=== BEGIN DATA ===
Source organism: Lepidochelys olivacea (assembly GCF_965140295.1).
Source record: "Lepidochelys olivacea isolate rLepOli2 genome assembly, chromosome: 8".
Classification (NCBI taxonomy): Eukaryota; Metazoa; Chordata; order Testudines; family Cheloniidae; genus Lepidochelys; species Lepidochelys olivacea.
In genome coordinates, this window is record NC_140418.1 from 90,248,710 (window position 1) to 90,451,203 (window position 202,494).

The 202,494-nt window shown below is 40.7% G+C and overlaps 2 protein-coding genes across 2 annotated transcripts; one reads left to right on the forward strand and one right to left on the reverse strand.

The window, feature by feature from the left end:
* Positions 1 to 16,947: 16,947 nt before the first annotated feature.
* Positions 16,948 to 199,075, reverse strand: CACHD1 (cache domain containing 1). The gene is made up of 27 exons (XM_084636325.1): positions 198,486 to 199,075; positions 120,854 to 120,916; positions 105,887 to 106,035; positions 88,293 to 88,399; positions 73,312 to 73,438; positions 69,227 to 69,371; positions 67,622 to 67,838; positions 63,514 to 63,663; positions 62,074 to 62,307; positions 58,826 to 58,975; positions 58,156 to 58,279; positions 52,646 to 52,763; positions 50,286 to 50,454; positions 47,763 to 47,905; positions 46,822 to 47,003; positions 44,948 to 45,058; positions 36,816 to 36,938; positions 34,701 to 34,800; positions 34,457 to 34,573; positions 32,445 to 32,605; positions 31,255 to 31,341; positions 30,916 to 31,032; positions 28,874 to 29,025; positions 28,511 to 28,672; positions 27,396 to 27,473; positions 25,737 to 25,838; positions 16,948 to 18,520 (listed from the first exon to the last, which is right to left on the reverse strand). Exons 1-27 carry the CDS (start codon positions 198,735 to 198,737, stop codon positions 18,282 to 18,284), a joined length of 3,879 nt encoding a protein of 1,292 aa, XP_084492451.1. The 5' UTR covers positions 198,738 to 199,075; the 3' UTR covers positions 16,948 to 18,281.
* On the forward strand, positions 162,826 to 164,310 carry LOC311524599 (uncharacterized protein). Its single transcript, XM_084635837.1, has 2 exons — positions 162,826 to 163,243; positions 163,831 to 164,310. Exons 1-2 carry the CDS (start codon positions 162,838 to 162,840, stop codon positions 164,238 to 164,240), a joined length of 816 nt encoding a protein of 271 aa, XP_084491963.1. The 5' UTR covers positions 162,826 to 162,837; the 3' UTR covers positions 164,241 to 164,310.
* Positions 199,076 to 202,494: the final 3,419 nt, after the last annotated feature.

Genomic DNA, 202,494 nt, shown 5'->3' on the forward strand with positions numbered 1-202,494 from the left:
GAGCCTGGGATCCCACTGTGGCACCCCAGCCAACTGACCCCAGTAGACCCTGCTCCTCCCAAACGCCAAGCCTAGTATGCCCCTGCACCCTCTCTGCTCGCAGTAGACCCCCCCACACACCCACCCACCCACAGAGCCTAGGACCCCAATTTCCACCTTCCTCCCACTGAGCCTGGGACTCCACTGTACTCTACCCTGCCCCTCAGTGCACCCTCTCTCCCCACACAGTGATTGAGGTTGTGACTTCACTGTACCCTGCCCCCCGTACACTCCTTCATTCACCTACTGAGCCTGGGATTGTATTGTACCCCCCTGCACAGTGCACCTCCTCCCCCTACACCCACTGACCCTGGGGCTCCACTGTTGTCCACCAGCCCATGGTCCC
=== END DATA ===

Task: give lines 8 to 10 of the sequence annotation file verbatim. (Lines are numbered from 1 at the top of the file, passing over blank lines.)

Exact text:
* Positions 16,948 to 199,075, reverse strand: CACHD1 (cache domain containing 1). The gene is made up of 27 exons (XM_084636325.1): positions 198,486 to 199,075; positions 120,854 to 120,916; positions 105,887 to 106,035; positions 88,293 to 88,399; positions 73,312 to 73,438; positions 69,227 to 69,371; positions 67,622 to 67,838; positions 63,514 to 63,663; positions 62,074 to 62,307; positions 58,826 to 58,975; positions 58,156 to 58,279; positions 52,646 to 52,763; positions 50,286 to 50,454; positions 47,763 to 47,905; positions 46,822 to 47,003; positions 44,948 to 45,058; positions 36,816 to 36,938; positions 34,701 to 34,800; positions 34,457 to 34,573; positions 32,445 to 32,605; positions 31,255 to 31,341; positions 30,916 to 31,032; positions 28,874 to 29,025; positions 28,511 to 28,672; positions 27,396 to 27,473; positions 25,737 to 25,838; positions 16,948 to 18,520 (listed from the first exon to the last, which is right to left on the reverse strand). Exons 1-27 carry the CDS (start codon positions 198,735 to 198,737, stop codon positions 18,282 to 18,284), a joined length of 3,879 nt encoding a protein of 1,292 aa, XP_084492451.1. The 5' UTR covers positions 198,738 to 199,075; the 3' UTR covers positions 16,948 to 18,281.
* On the forward strand, positions 162,826 to 164,310 carry LOC311524599 (uncharacterized protein). Its single transcript, XM_084635837.1, has 2 exons — positions 162,826 to 163,243; positions 163,831 to 164,310. Exons 1-2 carry the CDS (start codon positions 162,838 to 162,840, stop codon positions 164,238 to 164,240), a joined length of 816 nt encoding a protein of 271 aa, XP_084491963.1. The 5' UTR covers positions 162,826 to 162,837; the 3' UTR covers positions 164,241 to 164,310.
* Positions 199,076 to 202,494: the final 3,419 nt, after the last annotated feature.